If someone came up to you on the street and said "Did you know that the Chronicles of Narnia books end with bloody Armageddon," you'd probably give them a very funny look. That funny look would be unwarranted, however, because that is exactly the subject of "The Last Battle," the eighth and final book in C.S. Lewis' "Chronicles of Narnia" series.
J.R.R. Tolkien's "The Hobbit; or There and Back Again," originally published in 1937, serves as an introduction and background story to his later 1950s trilogy, "The Lord of the Rings." "The Hobbit" centers on an unlikely and reluctant hero, Bilbo Baggins, who must suffer trolls, dragons and elves to find his fortune. Spoilers follow.
"The Almost Moon," by Alice Sebold, is a brooding gothic novel about Helen Knightly, who after suffering 49 years of abuse by her mother, Clair, is pushed over the edge and kills her. She drags her mother's corpse to the basement and calls her ex-husband to confess her crimes. Then, as impulsively as she killed her mother, she sleeps with her best friend's 30-year-old son. Helen's actions are explained throughout the rest of the novel.
"Voyage on the Great Titanic: The Diary of Margaret Ann Brady" is a 1998 novel by Ellen Emerson White. It is part of the "Dear America" series of books, which are novels featuring young girls during significant periods in history; they are aimed at young adult readers.
To fans of Clive Cussler, another book featuring the heroes Dirk Pitt and Al Giordino promises a high level of action and suspense. Author Cussler has developed a story formula which never gets old, and this time the author has his cast of characters attempting to divert a manmade disaster and save themselves in the process.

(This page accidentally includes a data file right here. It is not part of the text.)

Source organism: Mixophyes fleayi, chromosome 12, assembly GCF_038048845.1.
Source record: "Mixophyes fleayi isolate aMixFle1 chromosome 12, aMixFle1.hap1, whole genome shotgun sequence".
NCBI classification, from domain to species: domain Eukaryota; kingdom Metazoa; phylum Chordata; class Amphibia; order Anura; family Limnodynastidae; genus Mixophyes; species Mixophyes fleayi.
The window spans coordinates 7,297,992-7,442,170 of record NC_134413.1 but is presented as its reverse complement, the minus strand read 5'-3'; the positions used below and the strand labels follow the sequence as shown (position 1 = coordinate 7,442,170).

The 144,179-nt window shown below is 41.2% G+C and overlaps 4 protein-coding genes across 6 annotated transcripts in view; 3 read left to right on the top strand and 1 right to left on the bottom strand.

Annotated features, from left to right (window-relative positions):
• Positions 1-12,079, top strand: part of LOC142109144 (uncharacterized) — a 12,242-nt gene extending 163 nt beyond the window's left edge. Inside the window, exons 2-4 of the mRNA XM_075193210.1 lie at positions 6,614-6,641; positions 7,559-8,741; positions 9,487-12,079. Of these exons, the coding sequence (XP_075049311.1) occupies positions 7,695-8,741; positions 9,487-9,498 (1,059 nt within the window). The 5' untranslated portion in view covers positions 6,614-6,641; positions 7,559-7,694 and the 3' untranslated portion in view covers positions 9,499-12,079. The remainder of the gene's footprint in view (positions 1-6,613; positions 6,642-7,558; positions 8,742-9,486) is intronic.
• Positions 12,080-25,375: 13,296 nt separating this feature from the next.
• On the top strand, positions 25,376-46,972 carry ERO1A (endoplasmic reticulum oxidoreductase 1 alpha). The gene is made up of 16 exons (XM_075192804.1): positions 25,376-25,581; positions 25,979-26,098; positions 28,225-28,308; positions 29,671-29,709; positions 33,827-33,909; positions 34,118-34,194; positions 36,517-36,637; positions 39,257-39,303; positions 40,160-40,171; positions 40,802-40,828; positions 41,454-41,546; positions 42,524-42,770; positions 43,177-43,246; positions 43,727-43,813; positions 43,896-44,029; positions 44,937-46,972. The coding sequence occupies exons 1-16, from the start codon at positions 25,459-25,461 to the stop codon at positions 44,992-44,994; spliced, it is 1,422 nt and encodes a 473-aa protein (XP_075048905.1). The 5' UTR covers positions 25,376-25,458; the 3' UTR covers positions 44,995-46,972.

Parents dealing with over-confident and unruly children might benefit from "The Strong Willed Child." Author Dr. James Dobson published the book as a manual for parents raising difficult children. The author revised the book in 2005 and released "The New Strong Willed Child." The book covers a number of scenarios encountered by parents, including ADHD.
In "The Beet Fields: Memories of a Sixteenth Summer," by beloved and acclaimed young-adult author Gary Paulsen, a 16-year-old boy runs away. His first summer on his own leads to experiences both shocking and disturbing. After his first job working in the beet fields of North Dakota, where he learns from the migrant workers he hoes alongside, the boy goes from bad to worse, yet continually finds ways to survive circumstances, and the grueling yet inspiring story ends on what seems to be a positive note.